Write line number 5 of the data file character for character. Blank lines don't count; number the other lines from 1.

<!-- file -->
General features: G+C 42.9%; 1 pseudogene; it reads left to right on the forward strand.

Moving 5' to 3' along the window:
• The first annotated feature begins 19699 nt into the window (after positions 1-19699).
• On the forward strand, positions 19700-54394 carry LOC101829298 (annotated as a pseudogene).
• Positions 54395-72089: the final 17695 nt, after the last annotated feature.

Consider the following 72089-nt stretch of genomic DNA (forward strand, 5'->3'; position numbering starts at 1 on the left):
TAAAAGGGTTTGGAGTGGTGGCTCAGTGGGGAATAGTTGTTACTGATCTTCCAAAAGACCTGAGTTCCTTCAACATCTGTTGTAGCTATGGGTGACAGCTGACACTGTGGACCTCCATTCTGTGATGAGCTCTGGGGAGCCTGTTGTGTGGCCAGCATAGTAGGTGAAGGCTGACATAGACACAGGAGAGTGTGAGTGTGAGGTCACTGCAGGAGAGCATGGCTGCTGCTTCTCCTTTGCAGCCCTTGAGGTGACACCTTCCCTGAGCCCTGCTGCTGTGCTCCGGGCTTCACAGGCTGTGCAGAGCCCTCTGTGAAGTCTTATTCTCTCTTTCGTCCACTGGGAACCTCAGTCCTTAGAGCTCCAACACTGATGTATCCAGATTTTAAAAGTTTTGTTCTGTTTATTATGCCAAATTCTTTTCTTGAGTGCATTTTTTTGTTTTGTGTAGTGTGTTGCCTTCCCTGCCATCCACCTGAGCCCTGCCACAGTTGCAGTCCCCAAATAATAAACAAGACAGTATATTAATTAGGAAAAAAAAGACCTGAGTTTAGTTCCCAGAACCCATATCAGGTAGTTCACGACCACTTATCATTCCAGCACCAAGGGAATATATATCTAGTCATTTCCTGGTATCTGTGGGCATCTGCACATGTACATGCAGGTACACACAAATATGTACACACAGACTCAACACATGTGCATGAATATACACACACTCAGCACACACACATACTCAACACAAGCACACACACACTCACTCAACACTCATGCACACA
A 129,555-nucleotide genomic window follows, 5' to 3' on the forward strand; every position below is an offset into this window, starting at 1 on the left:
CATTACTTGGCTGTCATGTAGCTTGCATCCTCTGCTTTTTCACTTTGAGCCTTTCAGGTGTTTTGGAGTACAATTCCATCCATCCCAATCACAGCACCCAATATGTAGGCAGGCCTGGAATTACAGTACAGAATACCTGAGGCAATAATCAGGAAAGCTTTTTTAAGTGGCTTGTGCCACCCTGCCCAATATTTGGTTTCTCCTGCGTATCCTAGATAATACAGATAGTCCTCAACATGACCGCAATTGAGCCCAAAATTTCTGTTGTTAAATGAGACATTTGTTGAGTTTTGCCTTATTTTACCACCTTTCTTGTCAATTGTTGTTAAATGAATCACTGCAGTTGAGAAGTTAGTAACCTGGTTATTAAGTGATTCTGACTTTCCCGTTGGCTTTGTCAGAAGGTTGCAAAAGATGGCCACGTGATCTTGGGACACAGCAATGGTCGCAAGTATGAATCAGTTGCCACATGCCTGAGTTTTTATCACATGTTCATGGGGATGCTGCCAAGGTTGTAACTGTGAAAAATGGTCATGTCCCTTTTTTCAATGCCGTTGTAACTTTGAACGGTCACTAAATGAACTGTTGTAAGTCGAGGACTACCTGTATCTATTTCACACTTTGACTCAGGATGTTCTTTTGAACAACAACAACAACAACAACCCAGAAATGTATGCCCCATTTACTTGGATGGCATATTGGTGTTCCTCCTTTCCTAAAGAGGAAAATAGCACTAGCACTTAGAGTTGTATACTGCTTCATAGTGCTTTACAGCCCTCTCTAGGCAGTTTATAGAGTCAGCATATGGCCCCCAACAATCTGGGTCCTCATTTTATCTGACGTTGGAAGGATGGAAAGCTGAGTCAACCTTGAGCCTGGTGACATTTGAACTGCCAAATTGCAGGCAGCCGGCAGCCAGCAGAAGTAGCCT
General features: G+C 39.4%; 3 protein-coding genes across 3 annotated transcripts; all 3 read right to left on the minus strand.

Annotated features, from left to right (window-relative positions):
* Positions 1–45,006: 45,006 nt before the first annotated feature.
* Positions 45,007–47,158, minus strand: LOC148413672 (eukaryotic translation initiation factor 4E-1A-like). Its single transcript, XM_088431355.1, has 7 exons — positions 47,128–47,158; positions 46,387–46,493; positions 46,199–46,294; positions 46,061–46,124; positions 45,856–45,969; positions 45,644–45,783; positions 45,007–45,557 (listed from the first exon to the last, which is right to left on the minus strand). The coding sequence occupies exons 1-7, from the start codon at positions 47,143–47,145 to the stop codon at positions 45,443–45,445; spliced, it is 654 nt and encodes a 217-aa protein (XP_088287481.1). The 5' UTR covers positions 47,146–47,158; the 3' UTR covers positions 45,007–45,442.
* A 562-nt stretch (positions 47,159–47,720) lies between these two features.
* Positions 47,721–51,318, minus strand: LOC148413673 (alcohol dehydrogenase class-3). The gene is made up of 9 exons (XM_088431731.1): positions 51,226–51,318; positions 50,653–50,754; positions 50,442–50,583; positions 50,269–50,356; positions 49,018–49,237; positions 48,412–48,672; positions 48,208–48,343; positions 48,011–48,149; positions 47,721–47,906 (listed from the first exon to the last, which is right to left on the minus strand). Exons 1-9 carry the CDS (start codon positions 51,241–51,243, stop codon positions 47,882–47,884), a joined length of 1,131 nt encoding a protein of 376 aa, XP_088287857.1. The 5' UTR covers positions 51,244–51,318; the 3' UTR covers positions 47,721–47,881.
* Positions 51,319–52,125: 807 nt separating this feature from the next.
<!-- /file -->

• Positions 54395-72089: the final 17695 nt, after the last annotated feature.